This year, more Canadian women came forward with allegations that made headlines. Some were related to Weinstein, including an Ontario actress known as Jane Doe who has filed a civil lawsuit accusing him of sexual assault. The claim has not been proven in court.

Just last week Sportsnet broadcaster Gregg Zaun was fired after female employees made complaints about inappropriate bevaviour. And Just For Laughs co-founder Gilbert Rozon stepped down after multiple women said he harassed or assaulted them. A group of his accusers, who call themselves Les Courageuses, or the courageous ones, are seeking a class-action lawsuit.

Conversations in Canada

Courtney Alysse Skye, a policy specialist and adviser who is working with the Ontario Women's Native Association, said Canada's attention on the issues goes beyond workplace harassment and violence.

"It's important to think about the work around missing and murdered Indigenous women and how much consciousness-raising that has done," she said.

The ongoing national inquiry is helping engage people and make them feel more comfortable talking about the issue, said Skye.

Krittika Ghosh, an advocate who works with refugee and immigrant women, said Time's "Silence Breakers" should be celebrated, but while the cover did show some diverse women, Burke, the #MeToo founder, should have been on it.

Ghosh said it was a "missed opportunity" to feature a woman of colour who has been advocating for women for decades.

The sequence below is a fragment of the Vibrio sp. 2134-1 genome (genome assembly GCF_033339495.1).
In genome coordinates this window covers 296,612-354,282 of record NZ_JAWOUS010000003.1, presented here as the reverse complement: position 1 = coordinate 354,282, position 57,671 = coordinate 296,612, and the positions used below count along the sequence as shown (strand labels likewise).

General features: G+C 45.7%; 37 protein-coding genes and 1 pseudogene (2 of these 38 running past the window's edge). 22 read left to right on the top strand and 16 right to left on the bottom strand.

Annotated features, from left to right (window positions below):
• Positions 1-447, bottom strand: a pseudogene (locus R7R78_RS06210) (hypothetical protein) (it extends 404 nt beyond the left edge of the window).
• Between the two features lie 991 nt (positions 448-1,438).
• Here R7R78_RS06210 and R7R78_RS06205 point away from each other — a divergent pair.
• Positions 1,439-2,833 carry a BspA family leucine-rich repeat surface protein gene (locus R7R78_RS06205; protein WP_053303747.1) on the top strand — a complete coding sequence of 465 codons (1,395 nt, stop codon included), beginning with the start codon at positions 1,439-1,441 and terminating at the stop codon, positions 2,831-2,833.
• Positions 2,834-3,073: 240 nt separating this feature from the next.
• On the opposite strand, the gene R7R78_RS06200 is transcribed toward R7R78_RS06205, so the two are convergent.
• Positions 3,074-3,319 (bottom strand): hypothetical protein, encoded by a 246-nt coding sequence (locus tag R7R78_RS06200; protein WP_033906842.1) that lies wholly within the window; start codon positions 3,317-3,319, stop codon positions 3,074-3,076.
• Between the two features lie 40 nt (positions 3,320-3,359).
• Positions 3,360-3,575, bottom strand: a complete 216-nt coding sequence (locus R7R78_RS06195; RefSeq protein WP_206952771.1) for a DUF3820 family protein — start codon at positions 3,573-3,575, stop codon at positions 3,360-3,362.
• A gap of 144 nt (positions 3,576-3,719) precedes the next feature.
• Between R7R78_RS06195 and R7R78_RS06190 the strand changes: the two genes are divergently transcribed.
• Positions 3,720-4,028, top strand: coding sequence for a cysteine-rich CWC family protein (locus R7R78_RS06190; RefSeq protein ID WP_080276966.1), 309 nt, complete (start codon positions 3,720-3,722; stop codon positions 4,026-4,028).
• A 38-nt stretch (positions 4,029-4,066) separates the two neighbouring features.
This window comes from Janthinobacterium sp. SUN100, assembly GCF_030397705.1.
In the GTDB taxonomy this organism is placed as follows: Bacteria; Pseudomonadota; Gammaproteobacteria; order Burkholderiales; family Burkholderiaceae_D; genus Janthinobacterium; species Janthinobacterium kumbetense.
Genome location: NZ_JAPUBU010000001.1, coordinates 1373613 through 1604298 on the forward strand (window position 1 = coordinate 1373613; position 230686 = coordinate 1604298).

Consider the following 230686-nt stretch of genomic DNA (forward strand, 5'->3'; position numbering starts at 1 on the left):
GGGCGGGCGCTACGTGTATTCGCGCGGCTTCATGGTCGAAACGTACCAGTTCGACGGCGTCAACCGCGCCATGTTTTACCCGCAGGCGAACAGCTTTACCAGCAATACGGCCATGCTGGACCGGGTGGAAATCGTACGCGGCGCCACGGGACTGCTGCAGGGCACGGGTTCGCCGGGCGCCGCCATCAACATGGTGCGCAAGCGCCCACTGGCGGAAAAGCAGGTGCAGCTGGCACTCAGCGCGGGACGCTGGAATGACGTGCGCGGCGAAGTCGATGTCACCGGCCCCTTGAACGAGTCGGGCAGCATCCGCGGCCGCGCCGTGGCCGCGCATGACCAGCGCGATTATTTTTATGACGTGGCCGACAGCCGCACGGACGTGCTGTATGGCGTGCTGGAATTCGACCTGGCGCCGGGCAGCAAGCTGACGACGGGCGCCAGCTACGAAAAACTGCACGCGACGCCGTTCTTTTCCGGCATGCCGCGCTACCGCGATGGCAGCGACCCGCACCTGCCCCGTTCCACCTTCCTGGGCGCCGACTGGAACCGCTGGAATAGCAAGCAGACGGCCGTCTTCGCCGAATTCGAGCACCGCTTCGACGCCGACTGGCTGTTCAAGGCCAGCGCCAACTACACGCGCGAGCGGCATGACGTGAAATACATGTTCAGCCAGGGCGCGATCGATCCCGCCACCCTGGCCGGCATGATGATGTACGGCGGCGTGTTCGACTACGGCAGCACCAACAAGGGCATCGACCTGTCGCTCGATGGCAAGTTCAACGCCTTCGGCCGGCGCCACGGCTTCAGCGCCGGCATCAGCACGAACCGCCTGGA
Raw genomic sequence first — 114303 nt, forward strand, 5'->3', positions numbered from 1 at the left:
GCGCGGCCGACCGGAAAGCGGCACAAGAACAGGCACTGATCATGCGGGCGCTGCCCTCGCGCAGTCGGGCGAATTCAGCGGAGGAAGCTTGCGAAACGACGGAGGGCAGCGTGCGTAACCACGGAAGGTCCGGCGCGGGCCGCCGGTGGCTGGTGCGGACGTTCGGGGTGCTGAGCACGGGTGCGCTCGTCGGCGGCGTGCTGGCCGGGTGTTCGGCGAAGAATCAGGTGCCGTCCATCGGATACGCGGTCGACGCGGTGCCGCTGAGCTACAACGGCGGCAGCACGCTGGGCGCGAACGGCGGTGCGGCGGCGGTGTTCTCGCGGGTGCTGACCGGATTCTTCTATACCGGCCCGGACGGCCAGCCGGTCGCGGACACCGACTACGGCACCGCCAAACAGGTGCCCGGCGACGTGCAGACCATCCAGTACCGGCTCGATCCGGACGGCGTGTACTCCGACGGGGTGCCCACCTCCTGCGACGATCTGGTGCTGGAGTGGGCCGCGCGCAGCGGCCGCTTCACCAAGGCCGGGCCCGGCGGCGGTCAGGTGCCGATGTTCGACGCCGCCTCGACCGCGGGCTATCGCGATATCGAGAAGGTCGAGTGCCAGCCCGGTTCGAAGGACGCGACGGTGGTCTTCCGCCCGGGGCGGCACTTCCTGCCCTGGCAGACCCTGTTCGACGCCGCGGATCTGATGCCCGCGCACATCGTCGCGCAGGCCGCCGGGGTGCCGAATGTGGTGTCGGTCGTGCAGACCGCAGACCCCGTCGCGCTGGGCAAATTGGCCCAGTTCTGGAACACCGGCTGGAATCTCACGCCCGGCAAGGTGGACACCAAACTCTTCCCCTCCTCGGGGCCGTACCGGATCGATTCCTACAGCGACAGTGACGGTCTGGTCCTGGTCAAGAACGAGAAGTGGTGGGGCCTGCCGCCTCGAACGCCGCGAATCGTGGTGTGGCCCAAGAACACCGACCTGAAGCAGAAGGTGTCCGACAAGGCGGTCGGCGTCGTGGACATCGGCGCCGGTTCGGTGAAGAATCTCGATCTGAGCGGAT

"Oftentimes the work of women of colour is appropriated by other folks in the movement, and we are put on the sidelines," said Ghosh.
Actress Rose McGowan, left, waves after being introduced by Tarana Burke, right, founder of the #MeToo campaign, at the inaugural Women's Convention in Detroit, October 27. (Paul Sancya/Associated Press)

Ghosh, Skye and Khan said they hope the conversations around the treatment of women will be more inclusive of women who face additional challenges because of their race, sexuality, disability or other barriers to equality.

"I think it's really important to focus on women who are marginalized," said Ghosh, who works for the Ontario Council of Agencies Serving Immigrants.

Momentum needs to go on

Ghosh also said there needs to be structural changes to address violence against women, in addition to attitude changes. Pay inequity, for example, and lack of affordable housing are reasons some women may not be able to leave abusive relationships, they said.

But the #MeToo movement is a "good step forward," said Ghosh, and it needs to "keep going."

Hilla Kerner, spokeswoman for the Vancouver Rape Relief and Women's Shelter, said she isn't worried about the momentum slowing down.
Hundreds of people shared their experiences as survivors of sexual harassment and assault at Toronto's #MeToo rally on December 2. (CBC)

"I think this wave will carry on," she said. "I think there is a real sense of global movement, and it's unstoppable."

Kerner said she's not surprised that Canadian women have been participating in the #MeToo marches or other events such as the Women's March earlier in 2017.

"I think women are responding locally in solidarity to other women globally," said Kerner, who added she's seen an increase of volunteers this year with her group.

"Canadian women are responding very powerfully," said Kerner.

About the Author

Meagan Fitzpatrick

Reporter

Meagan Fitzpatrick is a multi-platform reporter with CBC in Toronto. She previously worked in CBC's Washington bureau and covered the 2016 election. Prior to heading south of the border Meagan worked in CBC's Parliament Hill bureau. She has also reported for CBC from Hong Kong. Follow her on Twitter @fitzpatrick_m